The stock market is swooning. The economy is wobbling. An election is pending. The future is foggy.
Sounds like a great time to take a vacation. What better way to relieve stress?
In fact, tourists who scrape up the cash this fall and winter will find some of the best bargains since the Sept. 11 terrorist attacks devastated the travel industry.
This time it's worry over money, not safety, that is keeping would-be travelers at home. But the result is the same: bargains to tempt the reluctant. You think blue chips are cheap? Check out these recent prices:
* A Las Vegas hotel room for $1 per night. Thursdays, with three-night stay. From Excalibur Hotel & Casino.
* An Eastern Caribbean cruise for $336 per person, double occupancy (with taxes and fees). Five nights round trip from Miami. From Carnival Cruise Lines.
* Hong Kong for $1,542 per person, double occupancy (with taxes and fees). Five nights, including hotel and round-trip air from Los Angeles. From Pleasant Holidays.
In the next few months, the travel industry is "going to be in a very difficult time," said John Monahan, president and chief executive of the Hawaii Visitors & Convention Bureau.
It already is, in many quarters.
As fast as U.S. airlines drop flights, demand drops faster. Some travel agents report that cruise bookings have fallen by more than half, says industry newsletter Cruise Week.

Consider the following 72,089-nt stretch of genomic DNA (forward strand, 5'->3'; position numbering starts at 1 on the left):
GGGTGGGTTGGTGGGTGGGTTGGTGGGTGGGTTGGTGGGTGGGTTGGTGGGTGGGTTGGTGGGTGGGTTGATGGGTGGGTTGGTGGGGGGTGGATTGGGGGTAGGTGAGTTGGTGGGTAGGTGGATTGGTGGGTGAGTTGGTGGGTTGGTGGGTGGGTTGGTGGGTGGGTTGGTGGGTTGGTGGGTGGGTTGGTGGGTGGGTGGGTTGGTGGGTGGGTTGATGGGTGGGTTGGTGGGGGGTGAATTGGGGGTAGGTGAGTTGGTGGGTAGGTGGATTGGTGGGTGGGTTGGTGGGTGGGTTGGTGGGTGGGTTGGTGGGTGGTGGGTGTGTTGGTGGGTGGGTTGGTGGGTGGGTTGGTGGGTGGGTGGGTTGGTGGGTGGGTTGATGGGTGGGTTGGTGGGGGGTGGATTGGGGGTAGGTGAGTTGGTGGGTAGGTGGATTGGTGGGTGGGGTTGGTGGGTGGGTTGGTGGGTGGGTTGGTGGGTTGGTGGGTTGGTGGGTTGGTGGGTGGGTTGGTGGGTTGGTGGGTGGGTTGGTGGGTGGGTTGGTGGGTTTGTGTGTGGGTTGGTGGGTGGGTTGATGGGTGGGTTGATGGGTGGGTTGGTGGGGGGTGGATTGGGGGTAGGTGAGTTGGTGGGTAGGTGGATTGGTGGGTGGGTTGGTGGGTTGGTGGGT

Even the wealthy seem to be losing their nerve.
Abercrombie & Kent recently ran a "buy one, get one free" offer for adventure cruises that start at $7,995 per person in New Zealand, Melanesia and other destinations. Über-luxe Crystal Cruises was throwing in free airfare to Miami for Los Angeles guests on Panama Canal itineraries.
Responding to the malaise, tour operator Asia Transpacific Journeys, based in Boulder, Colo., has said it will waive cancellation penalties for bookings through Nov. 14.
"Your investment portfolio may not come with a money-back guarantee, but now your travel dreams do," it said in a news release.
In this environment, uncertainty is your friend. When in doubt, travel companies discount. A look around:
Cruises and tours: Cruises are at the fore of price cratering, especially in the Caribbean, where hurricane season continues through November.
"We are focusing more on deals than we ever have in five years," said Carolyn Spencer Brown, editor of Cruisecritic.com, a consumer information website.
Brown says she's astonished by fares as low as $25 per night for Bahamas cruises, adding, "They're desperate to fill the ship." She has also seen Mediterranean cruises as low as $599, plus airfare, for seven nights. (Newer ships still command top dollar.)
Even the holidays are shaping up to be different this year.
"Usually, Christmas cruises and New Year's cruises are sold out by now," Brown said earlier this month. "But not this year."
Despite the dollar, tours and packages can be reasonable too, even in Europe, because winter is the low season. It's not uncommon to find six-day air-hotel packages in Europe for less than $1,500 per person, double.
Hotels: Room rates are falling, but the other news is inventive deals.